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TENNESSEE WILLIAMS

MAD PILGRIMAGE OF THE FLESH

There is only one word for this biography: superb.

Awards & Accolades

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  • Kirkus Reviews'
    Best Books Of 2014


  • National Book Critics Circle Winner


  • National Book Award Finalist

The tormented life of a celebrated American playwright.

When The Glass Menagerie debuted on Broadway in 1945, the opening-night audience erupted in thunderous applause. After 24 curtain calls, shouts of “Author, Author!” brought a “startled, bewildered, terrified, and excited” Tennessee Williams (1911-1983) to the stage. At 34, after a decade of failed productions, he had achieved the success for which he had been desperately striving. Arthur Miller called the play “a revolution” in theater; Carson McCullers saw in it the beginning of “a renaissance.” But praise could never quash the demons that haunted Williams throughout his life. In this majestic biography, former longtime New Yorker drama critic Lahr (Honky-Tonk Parade: New Yorker Profiles of Show People, 2005, etc.) delineates the fears, paranoia and wrenching self-doubt that Williams transformed into his art. “I have lived intimately with the outcast and derelict and the desperate,” Williams said. “I have tried to make a record of their lives because my own has fitted me to do so.” In stories, poems and such plays as A Streetcar Named Desire and Cat on a Hot Tin Roof, Williams drew upon his stultifying childhood; his anguish over his sister’s mental illness; and his promiscuity and failed love affairs. Addicted to alcohol and a pharmacopeia of narcotics, Williams at one point sought help from a psychoanalyst; however, when the treatment forbade him to write, he fled. His self-worth, Lahr concludes, “was bound up entirely in his work” and consequently in how directors, actors and especially critics responded to what he produced. Feeling “bullied and intimidated” by others’ expectations, he projected onto them (director Elia Kazan, most notably, or his long-suffering agent Audrey Wood) “his own moral failure and turned it into a kind of legend of betrayal.” Lahr knows his subject intimately and portrays him with cleareyed compassion. Drawing on vast archival sources and unpublished manuscripts, as well as interviews, memoirs and theater history, he fashions a sweeping, riveting narrative.

There is only one word for this biography: superb.

Pub Date: Sept. 22, 2014

ISBN: 978-0-393-02124-0

Page Count: 736

Publisher: Norton

Review Posted Online: June 14, 2014

Kirkus Reviews Issue: July 1, 2014

NIGHT

The author's youthfulness helps to assure the inevitable comparison with the Anne Frank diary although over and above the...

Elie Wiesel spent his early years in a small Transylvanian town as one of four children. 

He was the only one of the family to survive what Francois Maurois, in his introduction, calls the "human holocaust" of the persecution of the Jews, which began with the restrictions, the singularization of the yellow star, the enclosure within the ghetto, and went on to the mass deportations to the ovens of Auschwitz and Buchenwald. There are unforgettable and horrifying scenes here in this spare and sombre memoir of this experience of the hanging of a child, of his first farewell with his father who leaves him an inheritance of a knife and a spoon, and of his last goodbye at Buchenwald his father's corpse is already cold let alone the long months of survival under unconscionable conditions.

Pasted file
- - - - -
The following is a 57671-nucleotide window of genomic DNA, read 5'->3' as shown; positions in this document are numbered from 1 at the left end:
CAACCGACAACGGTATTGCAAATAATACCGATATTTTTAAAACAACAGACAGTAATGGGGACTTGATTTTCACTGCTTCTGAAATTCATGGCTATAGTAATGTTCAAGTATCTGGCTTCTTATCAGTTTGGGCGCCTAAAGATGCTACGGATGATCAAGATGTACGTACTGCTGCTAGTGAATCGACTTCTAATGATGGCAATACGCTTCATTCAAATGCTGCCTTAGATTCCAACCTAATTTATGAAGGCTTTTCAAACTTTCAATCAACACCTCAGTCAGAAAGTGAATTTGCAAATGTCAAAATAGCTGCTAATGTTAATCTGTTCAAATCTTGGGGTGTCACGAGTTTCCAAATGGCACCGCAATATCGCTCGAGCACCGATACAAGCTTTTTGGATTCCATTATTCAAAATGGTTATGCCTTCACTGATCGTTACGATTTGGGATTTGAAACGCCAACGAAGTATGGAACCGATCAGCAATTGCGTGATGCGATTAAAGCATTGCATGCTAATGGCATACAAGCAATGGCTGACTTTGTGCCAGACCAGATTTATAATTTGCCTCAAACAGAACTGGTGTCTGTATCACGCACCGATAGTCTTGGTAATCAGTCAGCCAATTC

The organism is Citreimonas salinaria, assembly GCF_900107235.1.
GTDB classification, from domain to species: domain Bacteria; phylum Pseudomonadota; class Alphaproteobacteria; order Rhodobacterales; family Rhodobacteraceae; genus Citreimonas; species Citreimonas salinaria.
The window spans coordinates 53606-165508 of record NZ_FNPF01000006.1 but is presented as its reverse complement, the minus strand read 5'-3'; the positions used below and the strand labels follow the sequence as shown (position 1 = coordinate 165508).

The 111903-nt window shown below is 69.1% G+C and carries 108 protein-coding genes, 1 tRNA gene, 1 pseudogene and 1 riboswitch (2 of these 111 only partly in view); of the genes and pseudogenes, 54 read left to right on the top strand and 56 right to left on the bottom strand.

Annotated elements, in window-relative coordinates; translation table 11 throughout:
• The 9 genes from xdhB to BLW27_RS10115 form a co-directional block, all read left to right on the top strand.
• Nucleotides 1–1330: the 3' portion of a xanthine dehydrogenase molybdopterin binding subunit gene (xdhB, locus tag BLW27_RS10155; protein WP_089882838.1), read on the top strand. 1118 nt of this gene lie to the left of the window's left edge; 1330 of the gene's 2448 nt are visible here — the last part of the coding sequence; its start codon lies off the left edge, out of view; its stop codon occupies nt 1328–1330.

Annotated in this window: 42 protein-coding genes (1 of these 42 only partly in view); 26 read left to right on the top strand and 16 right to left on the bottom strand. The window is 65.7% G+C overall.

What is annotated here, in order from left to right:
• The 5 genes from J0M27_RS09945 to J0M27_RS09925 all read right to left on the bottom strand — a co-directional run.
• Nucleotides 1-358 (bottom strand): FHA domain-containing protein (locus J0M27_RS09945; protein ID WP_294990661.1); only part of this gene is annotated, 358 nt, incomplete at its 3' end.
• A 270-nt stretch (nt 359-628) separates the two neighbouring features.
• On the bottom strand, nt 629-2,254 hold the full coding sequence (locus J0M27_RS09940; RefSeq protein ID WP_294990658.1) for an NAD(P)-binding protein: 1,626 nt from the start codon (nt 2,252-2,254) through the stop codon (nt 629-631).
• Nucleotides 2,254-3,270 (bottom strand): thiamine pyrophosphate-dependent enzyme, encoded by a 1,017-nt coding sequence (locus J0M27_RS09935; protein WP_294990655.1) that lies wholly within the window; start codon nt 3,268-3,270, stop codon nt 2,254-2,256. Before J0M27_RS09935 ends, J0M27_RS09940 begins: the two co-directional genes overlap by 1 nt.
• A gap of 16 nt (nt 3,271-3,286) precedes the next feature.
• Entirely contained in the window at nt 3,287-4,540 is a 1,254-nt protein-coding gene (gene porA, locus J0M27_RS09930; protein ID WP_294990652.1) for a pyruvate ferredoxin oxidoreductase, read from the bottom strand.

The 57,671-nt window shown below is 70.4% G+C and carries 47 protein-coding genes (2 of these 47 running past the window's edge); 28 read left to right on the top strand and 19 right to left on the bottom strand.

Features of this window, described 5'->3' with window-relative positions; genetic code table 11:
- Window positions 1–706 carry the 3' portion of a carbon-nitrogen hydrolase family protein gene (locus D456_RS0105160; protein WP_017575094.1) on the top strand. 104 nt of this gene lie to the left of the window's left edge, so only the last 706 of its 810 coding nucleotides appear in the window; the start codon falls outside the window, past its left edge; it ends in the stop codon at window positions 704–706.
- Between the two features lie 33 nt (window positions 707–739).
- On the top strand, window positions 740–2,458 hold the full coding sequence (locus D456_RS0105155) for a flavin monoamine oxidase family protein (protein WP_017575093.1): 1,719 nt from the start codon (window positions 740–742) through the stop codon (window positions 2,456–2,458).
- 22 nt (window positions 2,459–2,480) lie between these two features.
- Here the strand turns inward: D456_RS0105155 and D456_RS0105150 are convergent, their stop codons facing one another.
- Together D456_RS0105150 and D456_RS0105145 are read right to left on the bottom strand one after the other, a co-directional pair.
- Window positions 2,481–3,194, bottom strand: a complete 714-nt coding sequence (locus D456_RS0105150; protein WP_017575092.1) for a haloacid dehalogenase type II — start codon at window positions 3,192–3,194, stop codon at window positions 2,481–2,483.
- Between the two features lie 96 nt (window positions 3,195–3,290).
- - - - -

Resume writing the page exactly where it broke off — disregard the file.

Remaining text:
The author's youthfulness helps to assure the inevitable comparison with the Anne Frank diary although over and above the sphere of suffering shared, and in this case extended to the death march itself, there is no spiritual or emotional legacy here to offset any reader reluctance.

Pub Date: Jan. 16, 2006

ISBN: 0374500010

Page Count: 120

Publisher: Hill & Wang

Review Posted Online: Oct. 7, 2011

Kirkus Reviews Issue: Jan. 15, 2006

THE PURSUIT OF HAPPYNESS

FROM MEAN STREETS TO WALL STREET

Well-told and admonitory.

Young-rags-to-mature-riches memoir by broker and motivational speaker Gardner.

Born and raised in the Milwaukee ghetto, the author pulled himself up from considerable disadvantage. He was fatherless, and his adored mother wasn’t always around; once, as a child, he spied her at a family funeral accompanied by a prison guard. When beautiful, evanescent Moms was there, Chris also had to deal with Freddie “I ain’t your goddamn daddy!” Triplett, one of the meanest stepfathers in recent literature. Chris did “the dozens” with the homies, boosted a bit and in the course of youthful adventure was raped. His heroes were Miles Davis, James Brown and Muhammad Ali. Meanwhile, at the behest of Moms, he developed a fondness for reading. He joined the Navy and became a medic (preparing badass Marines for proctology), and a proficient lab technician. Moving up in San Francisco, married and then divorced, he sold medical supplies. He was recruited as a trainee at Dean Witter just around the time he became a homeless single father. All his belongings in a shopping cart, Gardner sometimes slept with his young son at the office (apparently undiscovered by the night cleaning crew). The two also frequently bedded down in a public restroom. After Gardner’s talents were finally appreciated by the firm of Bear Stearns, his American Dream became real. He got the cool duds, hot car and fine ladies so coveted from afar back in the day. He even had a meeting with Nelson Mandela. Through it all, he remained a prideful parent. His own no-daddy blues are gone now.

Well-told and admonitory.

Pub Date: June 1, 2006

ISBN: 0-06-074486-3

Page Count: 320

Publisher: Amistad/HarperCollins

Review Posted Online: May 19, 2010

Kirkus Reviews Issue: March 15, 2006

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